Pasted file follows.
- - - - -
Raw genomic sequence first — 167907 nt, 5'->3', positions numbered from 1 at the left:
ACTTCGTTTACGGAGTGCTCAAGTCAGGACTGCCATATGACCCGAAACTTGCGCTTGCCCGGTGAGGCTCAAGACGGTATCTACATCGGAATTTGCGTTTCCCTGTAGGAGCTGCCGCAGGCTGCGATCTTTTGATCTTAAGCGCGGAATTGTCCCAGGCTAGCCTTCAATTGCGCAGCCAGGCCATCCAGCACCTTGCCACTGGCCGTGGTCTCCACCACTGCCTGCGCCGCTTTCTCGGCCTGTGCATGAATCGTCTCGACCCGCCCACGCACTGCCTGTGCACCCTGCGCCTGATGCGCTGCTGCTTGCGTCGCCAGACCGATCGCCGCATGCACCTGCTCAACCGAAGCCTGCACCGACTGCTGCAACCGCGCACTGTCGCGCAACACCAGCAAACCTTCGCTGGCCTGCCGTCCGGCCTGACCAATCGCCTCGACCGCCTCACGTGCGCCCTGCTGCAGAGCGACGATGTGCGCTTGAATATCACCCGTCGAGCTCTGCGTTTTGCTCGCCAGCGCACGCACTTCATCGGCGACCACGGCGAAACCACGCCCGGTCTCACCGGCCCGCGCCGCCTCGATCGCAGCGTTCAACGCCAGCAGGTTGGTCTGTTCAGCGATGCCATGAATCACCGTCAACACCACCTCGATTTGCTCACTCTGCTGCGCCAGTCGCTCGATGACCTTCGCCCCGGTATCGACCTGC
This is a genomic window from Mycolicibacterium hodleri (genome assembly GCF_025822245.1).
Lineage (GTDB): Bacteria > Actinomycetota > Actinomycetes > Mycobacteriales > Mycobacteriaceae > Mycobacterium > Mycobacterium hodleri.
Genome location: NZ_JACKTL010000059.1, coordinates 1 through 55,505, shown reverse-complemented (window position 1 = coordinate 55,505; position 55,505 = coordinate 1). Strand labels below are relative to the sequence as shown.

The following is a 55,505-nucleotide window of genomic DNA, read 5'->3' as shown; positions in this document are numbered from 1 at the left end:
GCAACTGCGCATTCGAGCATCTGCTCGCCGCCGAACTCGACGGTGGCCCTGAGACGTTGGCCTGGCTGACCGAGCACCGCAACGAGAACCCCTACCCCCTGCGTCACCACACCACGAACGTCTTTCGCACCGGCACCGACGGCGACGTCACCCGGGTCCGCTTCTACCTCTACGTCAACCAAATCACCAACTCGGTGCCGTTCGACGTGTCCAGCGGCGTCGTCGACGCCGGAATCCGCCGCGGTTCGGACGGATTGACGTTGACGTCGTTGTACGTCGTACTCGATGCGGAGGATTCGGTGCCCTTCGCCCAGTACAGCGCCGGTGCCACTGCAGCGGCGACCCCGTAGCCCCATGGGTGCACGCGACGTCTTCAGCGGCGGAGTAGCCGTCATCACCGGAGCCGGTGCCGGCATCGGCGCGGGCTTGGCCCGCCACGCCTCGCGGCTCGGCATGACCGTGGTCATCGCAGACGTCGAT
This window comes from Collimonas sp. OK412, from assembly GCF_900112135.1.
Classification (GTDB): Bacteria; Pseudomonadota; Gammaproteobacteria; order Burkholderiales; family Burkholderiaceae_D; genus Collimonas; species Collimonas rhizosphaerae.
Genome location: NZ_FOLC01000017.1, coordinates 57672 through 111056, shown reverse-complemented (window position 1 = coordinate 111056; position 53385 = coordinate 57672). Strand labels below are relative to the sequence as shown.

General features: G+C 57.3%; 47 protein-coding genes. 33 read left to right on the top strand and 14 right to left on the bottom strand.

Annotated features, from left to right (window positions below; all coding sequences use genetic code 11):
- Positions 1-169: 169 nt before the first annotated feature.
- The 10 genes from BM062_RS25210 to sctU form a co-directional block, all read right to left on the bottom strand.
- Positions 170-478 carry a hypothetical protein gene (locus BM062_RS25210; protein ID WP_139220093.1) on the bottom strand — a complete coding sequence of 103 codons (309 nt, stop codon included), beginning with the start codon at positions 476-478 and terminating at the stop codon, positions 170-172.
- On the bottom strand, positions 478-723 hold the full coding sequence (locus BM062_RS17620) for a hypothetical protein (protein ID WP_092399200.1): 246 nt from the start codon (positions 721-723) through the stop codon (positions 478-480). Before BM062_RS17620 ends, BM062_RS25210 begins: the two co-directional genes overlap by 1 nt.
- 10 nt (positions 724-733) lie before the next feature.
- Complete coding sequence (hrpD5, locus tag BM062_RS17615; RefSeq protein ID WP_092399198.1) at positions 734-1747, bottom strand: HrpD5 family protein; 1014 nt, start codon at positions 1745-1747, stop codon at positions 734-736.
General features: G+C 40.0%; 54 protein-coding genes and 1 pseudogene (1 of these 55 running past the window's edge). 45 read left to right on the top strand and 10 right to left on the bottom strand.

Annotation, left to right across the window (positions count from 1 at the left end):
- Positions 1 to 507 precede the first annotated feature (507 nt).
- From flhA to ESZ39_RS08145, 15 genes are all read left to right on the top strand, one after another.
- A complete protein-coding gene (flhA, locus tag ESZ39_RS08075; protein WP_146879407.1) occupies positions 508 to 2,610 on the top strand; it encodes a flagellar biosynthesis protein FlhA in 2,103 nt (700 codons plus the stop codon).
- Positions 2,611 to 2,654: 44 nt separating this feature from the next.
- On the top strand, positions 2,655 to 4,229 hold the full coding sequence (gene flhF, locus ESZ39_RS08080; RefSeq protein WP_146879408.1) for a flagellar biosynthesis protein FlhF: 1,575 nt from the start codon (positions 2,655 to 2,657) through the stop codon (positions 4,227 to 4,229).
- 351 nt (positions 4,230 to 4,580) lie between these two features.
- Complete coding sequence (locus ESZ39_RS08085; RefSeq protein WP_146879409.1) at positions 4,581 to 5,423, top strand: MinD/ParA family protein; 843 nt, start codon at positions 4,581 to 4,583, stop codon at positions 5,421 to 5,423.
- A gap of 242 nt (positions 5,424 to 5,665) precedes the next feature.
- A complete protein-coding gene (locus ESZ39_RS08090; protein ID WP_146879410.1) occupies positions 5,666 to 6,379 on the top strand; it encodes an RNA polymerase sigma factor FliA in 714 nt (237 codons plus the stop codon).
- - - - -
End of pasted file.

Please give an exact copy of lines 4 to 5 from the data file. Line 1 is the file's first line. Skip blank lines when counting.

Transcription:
Lineage (GTDB): Bacteria > Actinomycetota > Actinomycetes > Mycobacteriales > Mycobacteriaceae > Mycobacterium > Mycobacterium hodleri.
Genome location: NZ_JACKTL010000059.1, coordinates 1 through 55,505, shown reverse-complemented (window position 1 = coordinate 55,505; position 55,505 = coordinate 1). Strand labels below are relative to the sequence as shown.